Rare earth magnet demand is also expected to increase, as is the demand for rechargeable multi-use batteries. New developments in medical technology are likely to ramp up the demand for products like surgical lasers and magnetic resonance imaging.
Figure 1 denotes a cross-section of the major rare earth elements and critical minerals with their corresponding uses essential to high-tech manufacturing, which drives demand for them. Cobalt, antimony, thorium and copper mined in Idaho are inextricably connected to the world economy. It is noteworthy that several overlapping rare earth and critical metals in Figure 1 are common in electric vehicle battery storage. Yttrium and other strategically mined metals used for semiconductors in the microchip industry are also at the forefront of the foreign policy and global economic landscape.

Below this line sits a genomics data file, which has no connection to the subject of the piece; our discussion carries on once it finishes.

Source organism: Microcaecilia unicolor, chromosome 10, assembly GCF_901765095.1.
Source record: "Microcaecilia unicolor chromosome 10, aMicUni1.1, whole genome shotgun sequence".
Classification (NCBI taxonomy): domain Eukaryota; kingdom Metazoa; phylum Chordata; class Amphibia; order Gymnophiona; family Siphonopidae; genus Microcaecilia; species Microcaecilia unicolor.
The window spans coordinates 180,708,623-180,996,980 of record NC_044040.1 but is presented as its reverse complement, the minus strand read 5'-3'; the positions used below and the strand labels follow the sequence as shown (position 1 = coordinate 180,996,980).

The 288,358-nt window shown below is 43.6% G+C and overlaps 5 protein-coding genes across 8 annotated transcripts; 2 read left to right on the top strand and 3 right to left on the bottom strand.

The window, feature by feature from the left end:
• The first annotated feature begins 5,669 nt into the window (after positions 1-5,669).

Idaho mining is a relatively small part of the overall national mining economy accounting for $337 million in earnings out of $116.7 billion nationally in 2022 . It also happens to be one of the only states where critical minerals like cobalt, thorium and antimony deposits are available. Although miniscule in the role that Idaho plays in total domestic mining output, the minerals exclusively located in Idaho are of extremely high importance to national infrastructure and security. Many of Idaho’s natural resources are major players in world trade, manufacturing and technology. Meanwhile, the nation is moving toward less foreign reliance on rare earth elements and critical minerals imports from abroad.